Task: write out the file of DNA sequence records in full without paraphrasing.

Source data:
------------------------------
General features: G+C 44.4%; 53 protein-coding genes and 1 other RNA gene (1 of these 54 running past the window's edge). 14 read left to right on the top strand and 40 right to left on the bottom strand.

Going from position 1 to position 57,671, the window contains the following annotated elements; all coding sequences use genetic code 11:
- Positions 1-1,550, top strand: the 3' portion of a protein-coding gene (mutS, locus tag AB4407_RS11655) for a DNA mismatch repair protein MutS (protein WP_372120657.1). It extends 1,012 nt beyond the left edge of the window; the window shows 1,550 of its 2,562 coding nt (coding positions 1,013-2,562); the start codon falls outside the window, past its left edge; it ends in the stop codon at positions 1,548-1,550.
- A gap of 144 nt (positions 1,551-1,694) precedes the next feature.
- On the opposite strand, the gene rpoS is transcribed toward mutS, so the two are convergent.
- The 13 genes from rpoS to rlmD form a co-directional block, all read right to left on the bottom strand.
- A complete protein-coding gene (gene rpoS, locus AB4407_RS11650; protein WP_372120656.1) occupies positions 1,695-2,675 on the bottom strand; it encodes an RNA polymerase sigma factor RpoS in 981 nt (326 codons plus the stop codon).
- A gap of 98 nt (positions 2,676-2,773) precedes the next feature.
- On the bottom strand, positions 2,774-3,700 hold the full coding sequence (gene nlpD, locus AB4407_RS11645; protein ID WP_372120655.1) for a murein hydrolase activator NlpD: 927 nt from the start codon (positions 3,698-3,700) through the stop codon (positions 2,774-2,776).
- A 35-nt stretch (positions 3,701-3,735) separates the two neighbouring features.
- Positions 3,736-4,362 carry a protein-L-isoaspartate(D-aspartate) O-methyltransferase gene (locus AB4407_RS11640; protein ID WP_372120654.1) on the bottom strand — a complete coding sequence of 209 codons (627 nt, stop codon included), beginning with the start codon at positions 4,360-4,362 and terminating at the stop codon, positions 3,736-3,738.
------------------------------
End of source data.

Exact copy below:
General features: G+C 44.4%; 53 protein-coding genes and 1 other RNA gene (1 of these 54 running past the window's edge). 14 read left to right on the top strand and 40 right to left on the bottom strand.

Going from position 1 to position 57,671, the window contains the following annotated elements; all coding sequences use genetic code 11:
- Positions 1-1,550, top strand: the 3' portion of a protein-coding gene (mutS, locus tag AB4407_RS11655) for a DNA mismatch repair protein MutS (protein WP_372120657.1). It extends 1,012 nt beyond the left edge of the window; the window shows 1,550 of its 2,562 coding nt (coding positions 1,013-2,562); the start codon falls outside the window, past its left edge; it ends in the stop codon at positions 1,548-1,550.
- A gap of 144 nt (positions 1,551-1,694) precedes the next feature.
- On the opposite strand, the gene rpoS is transcribed toward mutS, so the two are convergent.
- The 13 genes from rpoS to rlmD form a co-directional block, all read right to left on the bottom strand.
- A complete protein-coding gene (gene rpoS, locus AB4407_RS11650; protein WP_372120656.1) occupies positions 1,695-2,675 on the bottom strand; it encodes an RNA polymerase sigma factor RpoS in 981 nt (326 codons plus the stop codon).
- A gap of 98 nt (positions 2,676-2,773) precedes the next feature.
- On the bottom strand, positions 2,774-3,700 hold the full coding sequence (gene nlpD, locus AB4407_RS11645; protein ID WP_372120655.1) for a murein hydrolase activator NlpD: 927 nt from the start codon (positions 3,698-3,700) through the stop codon (positions 2,774-2,776).
- A 35-nt stretch (positions 3,701-3,735) separates the two neighbouring features.
- Positions 3,736-4,362 carry a protein-L-isoaspartate(D-aspartate) O-methyltransferase gene (locus AB4407_RS11640; protein ID WP_372120654.1) on the bottom strand — a complete coding sequence of 209 codons (627 nt, stop codon included), beginning with the start codon at positions 4,360-4,362 and terminating at the stop codon, positions 3,736-3,738.